The social media giant has been taking its fight against misinformation and fake news more seriously in recent years. The company has taken action against malicious accounts spreading disinformation. Its updated its policies to keep misinformation off the platform. Studies have even shown that the steps Facebook has taken are working. That’s all good news!

However, a recently discovered loophole proves that Facebook CEO Mark Zuckerberg and the rest of his company still have a lot more work to do.

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8 states and D.C. investigate Facebook over antitrust issues. | Fast Company

New York attorney general Letitia James is leading a multistate investigation into whether Facebook violated antitrust laws, she said in a statement Friday.

“I am proud to be leading a bipartisan coalition of attorneys general in investigating whether Facebook has stifled competition and put users at risk,” James said. “We will use every investigative tool at our disposal to determine whether Facebook’s actions may have endangered consumer data, reduced the quality of consumers’ choices, or increased the price of advertising.”

She’s joined in the investigations by the attorneys general from Colorado, Florida, Iowa, Nebraska, North Carolina, Ohio, Tennessee, and the District of Columbia.

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5 Types of Social Media Videos That Will Skyrocket Your Engagement Rates | Getentrepreneurial.com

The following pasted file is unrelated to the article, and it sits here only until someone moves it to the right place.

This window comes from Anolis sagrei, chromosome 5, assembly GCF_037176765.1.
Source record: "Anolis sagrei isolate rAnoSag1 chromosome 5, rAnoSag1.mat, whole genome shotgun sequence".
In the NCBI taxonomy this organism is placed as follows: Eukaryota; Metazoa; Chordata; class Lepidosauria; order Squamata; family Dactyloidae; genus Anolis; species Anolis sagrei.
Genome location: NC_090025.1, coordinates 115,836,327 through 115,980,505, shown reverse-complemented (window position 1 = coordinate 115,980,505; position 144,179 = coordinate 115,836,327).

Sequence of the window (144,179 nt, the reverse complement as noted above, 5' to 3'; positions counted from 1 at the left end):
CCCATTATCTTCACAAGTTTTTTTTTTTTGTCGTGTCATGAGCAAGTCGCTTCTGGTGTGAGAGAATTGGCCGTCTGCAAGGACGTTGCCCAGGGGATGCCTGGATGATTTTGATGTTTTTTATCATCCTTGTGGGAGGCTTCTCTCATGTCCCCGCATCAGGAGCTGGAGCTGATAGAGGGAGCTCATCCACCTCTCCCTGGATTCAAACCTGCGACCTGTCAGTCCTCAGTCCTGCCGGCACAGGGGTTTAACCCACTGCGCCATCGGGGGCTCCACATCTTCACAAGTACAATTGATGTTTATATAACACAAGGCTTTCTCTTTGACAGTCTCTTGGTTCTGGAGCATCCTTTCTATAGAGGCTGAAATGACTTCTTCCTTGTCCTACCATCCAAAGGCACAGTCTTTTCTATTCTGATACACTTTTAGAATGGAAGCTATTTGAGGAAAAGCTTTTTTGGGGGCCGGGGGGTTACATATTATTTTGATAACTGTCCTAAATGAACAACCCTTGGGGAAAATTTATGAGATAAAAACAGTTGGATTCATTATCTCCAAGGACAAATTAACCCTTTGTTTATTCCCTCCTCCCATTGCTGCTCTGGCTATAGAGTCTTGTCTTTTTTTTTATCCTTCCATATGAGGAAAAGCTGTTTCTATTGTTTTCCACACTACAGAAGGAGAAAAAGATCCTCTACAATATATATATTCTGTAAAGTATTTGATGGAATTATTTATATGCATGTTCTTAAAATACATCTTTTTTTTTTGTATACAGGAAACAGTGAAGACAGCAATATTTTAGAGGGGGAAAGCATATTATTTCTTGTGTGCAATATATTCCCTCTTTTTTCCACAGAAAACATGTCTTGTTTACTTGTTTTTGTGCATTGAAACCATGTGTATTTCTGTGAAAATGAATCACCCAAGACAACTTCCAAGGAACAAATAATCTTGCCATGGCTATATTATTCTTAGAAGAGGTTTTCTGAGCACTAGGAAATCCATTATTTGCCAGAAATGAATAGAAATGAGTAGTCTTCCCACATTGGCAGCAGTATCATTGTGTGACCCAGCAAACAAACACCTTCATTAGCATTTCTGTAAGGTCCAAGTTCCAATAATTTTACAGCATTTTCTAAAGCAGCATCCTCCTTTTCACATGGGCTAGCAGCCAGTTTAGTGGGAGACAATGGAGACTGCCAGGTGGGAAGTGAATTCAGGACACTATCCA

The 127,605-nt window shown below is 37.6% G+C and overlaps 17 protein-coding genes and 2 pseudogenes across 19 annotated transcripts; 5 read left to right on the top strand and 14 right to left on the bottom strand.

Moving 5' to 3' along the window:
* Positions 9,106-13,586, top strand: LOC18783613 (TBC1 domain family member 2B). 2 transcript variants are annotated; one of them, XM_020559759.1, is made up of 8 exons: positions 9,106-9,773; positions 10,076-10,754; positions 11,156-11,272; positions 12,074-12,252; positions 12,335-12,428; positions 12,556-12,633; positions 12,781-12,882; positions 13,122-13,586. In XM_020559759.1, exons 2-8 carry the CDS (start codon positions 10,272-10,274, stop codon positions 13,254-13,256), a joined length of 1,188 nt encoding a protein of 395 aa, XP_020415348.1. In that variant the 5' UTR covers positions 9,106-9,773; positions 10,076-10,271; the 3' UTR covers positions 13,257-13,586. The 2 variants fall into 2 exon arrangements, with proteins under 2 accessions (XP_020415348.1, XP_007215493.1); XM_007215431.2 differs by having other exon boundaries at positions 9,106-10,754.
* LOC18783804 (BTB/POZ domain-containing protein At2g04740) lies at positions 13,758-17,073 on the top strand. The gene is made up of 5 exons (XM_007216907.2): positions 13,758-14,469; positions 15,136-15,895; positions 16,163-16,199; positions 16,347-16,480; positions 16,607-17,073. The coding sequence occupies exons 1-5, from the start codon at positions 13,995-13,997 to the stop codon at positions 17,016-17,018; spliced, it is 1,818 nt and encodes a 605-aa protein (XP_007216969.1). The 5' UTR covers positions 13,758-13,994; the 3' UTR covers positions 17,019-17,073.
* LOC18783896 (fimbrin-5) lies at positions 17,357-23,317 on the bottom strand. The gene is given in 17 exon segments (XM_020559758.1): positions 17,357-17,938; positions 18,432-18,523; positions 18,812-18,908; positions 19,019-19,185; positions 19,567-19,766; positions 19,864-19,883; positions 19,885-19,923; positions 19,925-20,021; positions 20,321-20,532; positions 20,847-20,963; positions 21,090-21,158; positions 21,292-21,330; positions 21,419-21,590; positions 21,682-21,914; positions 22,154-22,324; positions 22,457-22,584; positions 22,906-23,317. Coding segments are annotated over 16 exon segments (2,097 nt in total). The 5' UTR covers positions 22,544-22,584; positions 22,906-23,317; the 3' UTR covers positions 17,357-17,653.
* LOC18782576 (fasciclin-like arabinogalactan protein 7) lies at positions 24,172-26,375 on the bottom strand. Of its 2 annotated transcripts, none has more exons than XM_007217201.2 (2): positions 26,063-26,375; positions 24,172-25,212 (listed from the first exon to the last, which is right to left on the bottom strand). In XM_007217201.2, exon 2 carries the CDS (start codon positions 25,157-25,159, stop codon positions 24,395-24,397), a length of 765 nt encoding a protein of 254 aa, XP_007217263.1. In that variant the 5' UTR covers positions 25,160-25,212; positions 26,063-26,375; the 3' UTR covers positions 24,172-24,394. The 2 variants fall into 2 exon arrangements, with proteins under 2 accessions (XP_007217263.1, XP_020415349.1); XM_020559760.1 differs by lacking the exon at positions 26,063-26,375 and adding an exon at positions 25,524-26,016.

There’s definitely no shortage of social media video content on any of today’s top social networks. On Facebook alone, users watch 100 million hours of video content each day. Around 400 hours of video are uploaded to YouTube every minute.

With so many videos being uploaded and watched on an hourly basis, it can be hard to ensure your business’ content gets the visibility it deserves. It’s worth noting that social media users don’t often seek out videos. Instead, they typically find a video to watch when scrolling through their feed or by looking at a video shared by a follower.

In order to boost your engagement rates, you not only need to understand how users find videos on social media, but also the types of videos that are most suitable.

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Instagram is trying to neutralize bullies before they post | Fast Company

Facebook’s Instagram said today it is launching new tools designed to combat bullying on its platform, especially among teens.

One tool, which Instagram has already begun rolling out to users, is focused on would-be bullies. It uses artificial intelligence to notify users when a comment they’ve just composed might be considered offensive. “This intervention gives people a chance to reflect and undo their comment and prevents the recipient from receiving the harmful comment notification,” says Instagram head Adam Mosseri in a blog post Monday. “From early tests of this feature, we have found that it encourages some people to undo their comment and share something less hurtful once they have had a chance to reflect,” he writes.

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Instagram Security Flaw Affected Millions Says Facebook, Showing a Shocking Lack of Basic Protection | Inc.com

If you were so inclined, you could spend the hours equivalent to a full-time job tracking how many ways Facebook has flubbed user privacy. The company’s chutzpah rating has been relentlessly strong. For example, it asked banks for user financial information while it was getting virtually pelted for playing so fast and loose with consumer data.

Now there’s yet another issue. Facebook announced that the passwords of “millions of Instagram users” had been kept in plain text–readable by anyone who could and wanted to–the way last month tens of millions of Facebook users learned their passwords had been so mishandled.